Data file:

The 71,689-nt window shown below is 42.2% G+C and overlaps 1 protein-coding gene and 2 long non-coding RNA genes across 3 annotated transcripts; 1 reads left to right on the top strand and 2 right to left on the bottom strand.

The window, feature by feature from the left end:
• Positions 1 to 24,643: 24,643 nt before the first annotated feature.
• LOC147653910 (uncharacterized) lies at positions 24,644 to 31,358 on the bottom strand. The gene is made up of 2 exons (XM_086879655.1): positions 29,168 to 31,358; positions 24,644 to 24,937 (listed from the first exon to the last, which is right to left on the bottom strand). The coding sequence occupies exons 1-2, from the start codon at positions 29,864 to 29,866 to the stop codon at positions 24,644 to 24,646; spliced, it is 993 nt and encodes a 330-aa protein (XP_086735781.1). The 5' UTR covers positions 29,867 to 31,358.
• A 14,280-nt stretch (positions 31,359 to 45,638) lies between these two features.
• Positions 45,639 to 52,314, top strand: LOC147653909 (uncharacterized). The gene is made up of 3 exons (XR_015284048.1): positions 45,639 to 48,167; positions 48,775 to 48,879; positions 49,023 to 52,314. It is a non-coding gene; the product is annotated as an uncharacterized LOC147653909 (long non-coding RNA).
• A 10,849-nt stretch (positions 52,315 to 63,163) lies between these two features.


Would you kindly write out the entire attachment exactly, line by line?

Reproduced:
The 71,689-nt window shown below is 42.2% G+C and overlaps 1 protein-coding gene and 2 long non-coding RNA genes across 3 annotated transcripts; 1 reads left to right on the top strand and 2 right to left on the bottom strand.

The window, feature by feature from the left end:
• Positions 1 to 24,643: 24,643 nt before the first annotated feature.
• LOC147653910 (uncharacterized) lies at positions 24,644 to 31,358 on the bottom strand. The gene is made up of 2 exons (XM_086879655.1): positions 29,168 to 31,358; positions 24,644 to 24,937 (listed from the first exon to the last, which is right to left on the bottom strand). The coding sequence occupies exons 1-2, from the start codon at positions 29,864 to 29,866 to the stop codon at positions 24,644 to 24,646; spliced, it is 993 nt and encodes a 330-aa protein (XP_086735781.1). The 5' UTR covers positions 29,867 to 31,358.
• A 14,280-nt stretch (positions 31,359 to 45,638) lies between these two features.
• Positions 45,639 to 52,314, top strand: LOC147653909 (uncharacterized). The gene is made up of 3 exons (XR_015284048.1): positions 45,639 to 48,167; positions 48,775 to 48,879; positions 49,023 to 52,314. It is a non-coding gene; the product is annotated as an uncharacterized LOC147653909 (long non-coding RNA).
• A 10,849-nt stretch (positions 52,315 to 63,163) lies between these two features.